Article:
Rediscovering Paris

Last week I was in Paris to attend an international technical conference related to Power industry. This takes place once in 2 years and I normally make it a point to attend the event. Delegates from all over the world come here to take part in the conference. Big events like this are invariably inaugurated by politicians without whose blessings nothing moves. Politicians, Businessmen, CEOs and Technologists attended the event. It’s all about role-playing you see, I told my friend. Asked to explain, I said: politicians sell dreams. Businessmen sell visions. CEOs make huge promises and what do we technologists do? We break those promises. Being the lowest in the above hierarchy, we cannot even complain that no one consulted us before making those promises!

One comes to appreciate the importance of time at such conferences. Each contributor is given 3 minutes and an extra one minute to wind up. It’s entirely up to each speaker to effectively plan and use those 3 minutes. It’s indeed a challenge. One speaker explained to me how it felt at the end of 3 minutes when the alarm bell rang warning her to wind up in the next one minute. She said: The coordinator of the session and the entire hall with 400 delegates looked like one big crocodile ready to swallow her up. How true! Time as the devourer of all is depicted in several mythologies.  And when it happens, Time doesn’t even ring the alarm bell and grant us that extra one minute to complete what we intended to finish.

Someone asked me whether I took any time off  for tourism during the week. No chance. With a packed technical programme and meetings, I hardly had any time for that.The organizers, however, hosted a cocktail exclusively for delegates in the famous Louvre museum. It was an exclusive evening visit  to the museum from 7.30pm to 11pm. The place was well illuminated and looked like a paradise on earth. Here is a picture of the place with grand illumination.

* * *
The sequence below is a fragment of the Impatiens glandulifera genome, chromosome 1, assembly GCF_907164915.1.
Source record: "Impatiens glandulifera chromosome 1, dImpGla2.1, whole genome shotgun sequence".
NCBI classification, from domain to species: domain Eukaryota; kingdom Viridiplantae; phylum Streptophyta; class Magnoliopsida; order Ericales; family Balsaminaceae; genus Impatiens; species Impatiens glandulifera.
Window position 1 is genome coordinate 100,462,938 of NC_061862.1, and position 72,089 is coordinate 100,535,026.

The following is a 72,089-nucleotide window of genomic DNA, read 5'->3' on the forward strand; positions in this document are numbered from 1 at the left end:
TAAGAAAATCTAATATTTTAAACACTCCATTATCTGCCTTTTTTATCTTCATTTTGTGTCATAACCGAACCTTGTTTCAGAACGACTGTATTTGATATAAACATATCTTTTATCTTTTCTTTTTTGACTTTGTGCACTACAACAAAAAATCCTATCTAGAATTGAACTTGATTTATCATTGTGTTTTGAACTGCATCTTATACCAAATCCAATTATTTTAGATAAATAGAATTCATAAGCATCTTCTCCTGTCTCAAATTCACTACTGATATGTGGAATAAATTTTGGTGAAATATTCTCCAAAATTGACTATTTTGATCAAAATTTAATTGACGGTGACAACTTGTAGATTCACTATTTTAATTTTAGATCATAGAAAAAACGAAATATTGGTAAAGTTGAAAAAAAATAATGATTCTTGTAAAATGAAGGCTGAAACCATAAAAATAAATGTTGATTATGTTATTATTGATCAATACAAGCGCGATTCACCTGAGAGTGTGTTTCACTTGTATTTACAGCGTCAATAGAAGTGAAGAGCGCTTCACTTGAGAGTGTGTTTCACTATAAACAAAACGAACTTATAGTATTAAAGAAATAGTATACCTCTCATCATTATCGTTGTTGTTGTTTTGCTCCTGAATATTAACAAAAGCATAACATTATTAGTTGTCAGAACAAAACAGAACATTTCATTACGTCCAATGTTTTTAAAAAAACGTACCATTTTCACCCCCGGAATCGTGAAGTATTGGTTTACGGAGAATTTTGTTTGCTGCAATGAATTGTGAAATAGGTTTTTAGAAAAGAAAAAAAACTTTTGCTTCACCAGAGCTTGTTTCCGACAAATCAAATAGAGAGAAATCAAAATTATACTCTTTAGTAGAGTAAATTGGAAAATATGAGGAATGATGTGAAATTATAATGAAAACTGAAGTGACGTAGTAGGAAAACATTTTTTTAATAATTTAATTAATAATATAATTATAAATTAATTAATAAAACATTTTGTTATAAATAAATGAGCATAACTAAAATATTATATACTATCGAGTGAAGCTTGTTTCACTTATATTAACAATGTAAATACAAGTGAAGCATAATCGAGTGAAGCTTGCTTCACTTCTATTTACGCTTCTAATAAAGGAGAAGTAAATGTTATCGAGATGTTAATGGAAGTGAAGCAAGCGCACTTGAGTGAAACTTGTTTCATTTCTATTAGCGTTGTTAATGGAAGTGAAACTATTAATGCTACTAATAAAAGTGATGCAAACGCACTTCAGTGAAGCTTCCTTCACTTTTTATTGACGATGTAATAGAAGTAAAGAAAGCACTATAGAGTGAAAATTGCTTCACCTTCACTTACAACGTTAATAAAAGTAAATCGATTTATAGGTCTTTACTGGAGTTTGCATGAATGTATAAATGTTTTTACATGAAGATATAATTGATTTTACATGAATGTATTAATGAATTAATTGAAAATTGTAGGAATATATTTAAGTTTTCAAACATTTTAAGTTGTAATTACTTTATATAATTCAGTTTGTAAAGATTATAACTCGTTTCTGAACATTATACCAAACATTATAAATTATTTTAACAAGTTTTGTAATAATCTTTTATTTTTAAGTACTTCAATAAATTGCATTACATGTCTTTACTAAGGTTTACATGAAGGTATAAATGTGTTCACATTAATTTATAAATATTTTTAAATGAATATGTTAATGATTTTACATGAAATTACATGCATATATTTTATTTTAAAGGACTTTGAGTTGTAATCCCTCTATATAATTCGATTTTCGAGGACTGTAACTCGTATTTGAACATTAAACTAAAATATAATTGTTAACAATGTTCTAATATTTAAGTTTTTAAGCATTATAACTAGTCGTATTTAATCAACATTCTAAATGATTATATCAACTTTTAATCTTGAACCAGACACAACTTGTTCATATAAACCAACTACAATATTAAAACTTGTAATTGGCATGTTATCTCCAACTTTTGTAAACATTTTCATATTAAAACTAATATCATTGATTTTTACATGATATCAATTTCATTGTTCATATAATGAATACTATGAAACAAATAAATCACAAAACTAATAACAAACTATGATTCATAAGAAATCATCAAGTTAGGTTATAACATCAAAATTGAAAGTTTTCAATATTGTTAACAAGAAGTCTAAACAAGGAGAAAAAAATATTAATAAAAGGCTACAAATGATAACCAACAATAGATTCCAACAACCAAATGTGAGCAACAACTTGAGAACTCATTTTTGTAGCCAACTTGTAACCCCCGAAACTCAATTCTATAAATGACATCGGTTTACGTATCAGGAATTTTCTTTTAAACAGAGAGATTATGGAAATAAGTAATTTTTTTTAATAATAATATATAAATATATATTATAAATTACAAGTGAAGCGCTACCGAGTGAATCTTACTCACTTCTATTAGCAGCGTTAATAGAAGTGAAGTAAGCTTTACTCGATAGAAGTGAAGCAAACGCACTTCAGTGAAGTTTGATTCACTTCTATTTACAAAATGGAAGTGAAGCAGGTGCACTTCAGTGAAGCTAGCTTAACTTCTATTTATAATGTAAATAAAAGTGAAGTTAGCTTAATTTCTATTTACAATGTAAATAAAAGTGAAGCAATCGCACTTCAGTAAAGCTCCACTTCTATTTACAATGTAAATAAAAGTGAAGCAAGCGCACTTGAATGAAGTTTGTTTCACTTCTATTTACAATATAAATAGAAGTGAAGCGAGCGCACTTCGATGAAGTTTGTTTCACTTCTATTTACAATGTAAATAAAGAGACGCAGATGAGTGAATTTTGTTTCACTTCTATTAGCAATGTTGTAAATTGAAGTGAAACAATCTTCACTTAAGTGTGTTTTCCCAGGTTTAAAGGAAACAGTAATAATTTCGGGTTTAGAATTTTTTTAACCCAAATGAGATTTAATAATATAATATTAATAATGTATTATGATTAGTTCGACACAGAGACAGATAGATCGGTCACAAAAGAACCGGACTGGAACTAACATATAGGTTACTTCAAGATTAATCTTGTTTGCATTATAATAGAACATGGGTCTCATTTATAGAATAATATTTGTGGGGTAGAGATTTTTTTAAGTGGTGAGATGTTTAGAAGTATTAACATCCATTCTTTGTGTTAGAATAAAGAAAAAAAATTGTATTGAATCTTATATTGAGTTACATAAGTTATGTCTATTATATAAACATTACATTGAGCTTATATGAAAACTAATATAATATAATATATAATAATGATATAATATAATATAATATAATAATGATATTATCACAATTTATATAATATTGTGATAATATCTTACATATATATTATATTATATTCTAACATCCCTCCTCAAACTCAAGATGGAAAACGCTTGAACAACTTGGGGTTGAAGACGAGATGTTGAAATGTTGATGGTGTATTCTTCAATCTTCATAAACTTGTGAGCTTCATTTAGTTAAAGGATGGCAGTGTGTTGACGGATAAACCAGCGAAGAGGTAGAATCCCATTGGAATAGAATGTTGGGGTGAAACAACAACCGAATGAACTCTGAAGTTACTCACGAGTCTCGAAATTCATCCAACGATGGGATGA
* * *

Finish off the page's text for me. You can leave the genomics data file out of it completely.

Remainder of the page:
Louvre illumination


Picture yourself inside this impressively illuminated pyramid. You sure will get an out of the world experience especially when you climb to the top of the pyramid inside using the elevators provided.  Could it be the equivalent of  the mythological ‘Indraloka’ on Earth, I wondered.  No, I’m not exaggerating.

After a quick round of sober drinks and snacks, I did go around the museum. I managed to see sculptures and famous paintings including the most popular Mona Lisa.

If sightseeing in  Paris can be done in one day, visiting museums will easily take a month. It’s a city of museums with one of the finest collections of art, sculptures and paintings.

If you want to discover the beauty of Paris, the best time to go out and explore the city is in the late evening. I’m not talking about night clubs and the (in)famous Lido show. I’m referring to cruise along the river Seine and visit to museums. Many museums are open in the evening hours twice in a week.  The museums are not crowded at such hours and the ambience is just right to capture the brilliance of painters and sculptors. One feels transported to the ancient times as one listens to the guides who passionately narrate the story of each painting and the painter.

The late evening cruises along the river Seine are wonderful as you pass through well-lit historical monuments on either side of the river. One also gets to see the imposing Eiffel Tower in grand illumination. Interestingly the very same places look very ordinary during the day time.

And finally, a word of unsolicited advice for first-time visitors to France. They say when in Rome be a Roman. So, when in France should one be like the French? I’m afraid no.  For instance, it’s nearly impossible to say Bonjour, Bonsoir, A bientotou etc with the right accent and pronunciation. But even more difficult is to greet a French acquaintance the way the French normally do – that is kiss on the cheeks 3 times.  Ordinarily there should be no difficulty in doing this. However, given our natural inhibitions, I’m sure there will be no spontaneity in our greetings. The second difficulty is that there are several do’s and don’ts for this greeting , as I learnt from a french contact of mine. What are the rules? Depending on which part of France you are from, you do cheek kissing either twice , thrice or four times. And most importantly, you dare not plant your lips on the cheek! You are only supposed to give air kisses! I overheard a Serbian woman explaining to a Brazilian woman: In Serbia, you are supposed to kiss thrice. So if i draw you close 3 times don’t get me wrong!


















Published in: on September 5, 2014 at 9:18 pm  Leave a Comment  
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